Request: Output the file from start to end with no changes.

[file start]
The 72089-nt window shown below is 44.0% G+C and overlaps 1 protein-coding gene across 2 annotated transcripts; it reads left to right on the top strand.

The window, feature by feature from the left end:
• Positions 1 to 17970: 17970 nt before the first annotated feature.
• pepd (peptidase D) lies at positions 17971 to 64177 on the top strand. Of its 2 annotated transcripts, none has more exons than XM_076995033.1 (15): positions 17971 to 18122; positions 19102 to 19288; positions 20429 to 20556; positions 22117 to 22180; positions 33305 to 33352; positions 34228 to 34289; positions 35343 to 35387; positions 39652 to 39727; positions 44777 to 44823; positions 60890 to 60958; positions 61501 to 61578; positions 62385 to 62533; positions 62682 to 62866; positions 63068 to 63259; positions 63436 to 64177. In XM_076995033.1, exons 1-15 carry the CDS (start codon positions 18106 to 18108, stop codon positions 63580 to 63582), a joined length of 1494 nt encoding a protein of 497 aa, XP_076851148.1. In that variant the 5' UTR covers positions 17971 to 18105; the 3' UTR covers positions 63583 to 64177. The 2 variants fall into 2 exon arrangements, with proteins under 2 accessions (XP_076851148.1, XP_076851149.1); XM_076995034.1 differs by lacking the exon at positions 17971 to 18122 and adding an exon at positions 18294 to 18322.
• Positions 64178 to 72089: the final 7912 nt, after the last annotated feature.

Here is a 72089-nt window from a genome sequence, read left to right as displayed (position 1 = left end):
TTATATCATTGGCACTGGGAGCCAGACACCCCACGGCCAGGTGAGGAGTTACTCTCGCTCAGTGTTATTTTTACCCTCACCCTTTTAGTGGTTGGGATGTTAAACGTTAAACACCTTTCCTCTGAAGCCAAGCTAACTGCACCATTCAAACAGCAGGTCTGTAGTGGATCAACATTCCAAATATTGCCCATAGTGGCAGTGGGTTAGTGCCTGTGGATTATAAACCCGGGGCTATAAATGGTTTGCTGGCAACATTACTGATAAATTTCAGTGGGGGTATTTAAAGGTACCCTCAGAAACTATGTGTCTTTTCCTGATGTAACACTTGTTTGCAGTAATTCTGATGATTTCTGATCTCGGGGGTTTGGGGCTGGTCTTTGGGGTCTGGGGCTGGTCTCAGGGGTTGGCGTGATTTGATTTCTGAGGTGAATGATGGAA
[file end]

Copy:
The 72089-nt window shown below is 44.0% G+C and overlaps 1 protein-coding gene across 2 annotated transcripts; it reads left to right on the top strand.

The window, feature by feature from the left end:
• Positions 1 to 17970: 17970 nt before the first annotated feature.
• pepd (peptidase D) lies at positions 17971 to 64177 on the top strand. Of its 2 annotated transcripts, none has more exons than XM_076995033.1 (15): positions 17971 to 18122; positions 19102 to 19288; positions 20429 to 20556; positions 22117 to 22180; positions 33305 to 33352; positions 34228 to 34289; positions 35343 to 35387; positions 39652 to 39727; positions 44777 to 44823; positions 60890 to 60958; positions 61501 to 61578; positions 62385 to 62533; positions 62682 to 62866; positions 63068 to 63259; positions 63436 to 64177. In XM_076995033.1, exons 1-15 carry the CDS (start codon positions 18106 to 18108, stop codon positions 63580 to 63582), a joined length of 1494 nt encoding a protein of 497 aa, XP_076851148.1. In that variant the 5' UTR covers positions 17971 to 18105; the 3' UTR covers positions 63583 to 64177. The 2 variants fall into 2 exon arrangements, with proteins under 2 accessions (XP_076851148.1, XP_076851149.1); XM_076995034.1 differs by lacking the exon at positions 17971 to 18122 and adding an exon at positions 18294 to 18322.
• Positions 64178 to 72089: the final 7912 nt, after the last annotated feature.

Here is a 72089-nt window from a genome sequence, read left to right as displayed (position 1 = left end):
TTATATCATTGGCACTGGGAGCCAGACACCCCACGGCCAGGTGAGGAGTTACTCTCGCTCAGTGTTATTTTTACCCTCACCCTTTTAGTGGTTGGGATGTTAAACGTTAAACACCTTTCCTCTGAAGCCAAGCTAACTGCACCATTCAAACAGCAGGTCTGTAGTGGATCAACATTCCAAATATTGCCCATAGTGGCAGTGGGTTAGTGCCTGTGGATTATAAACCCGGGGCTATAAATGGTTTGCTGGCAACATTACTGATAAATTTCAGTGGGGGTATTTAAAGGTACCCTCAGAAACTATGTGTCTTTTCCTGATGTAACACTTGTTTGCAGTAATTCTGATGATTTCTGATCTCGGGGGTTTGGGGCTGGTCTTTGGGGTCTGGGGCTGGTCTCAGGGGTTGGCGTGATTTGATTTCTGAGGTGAATGATGGAA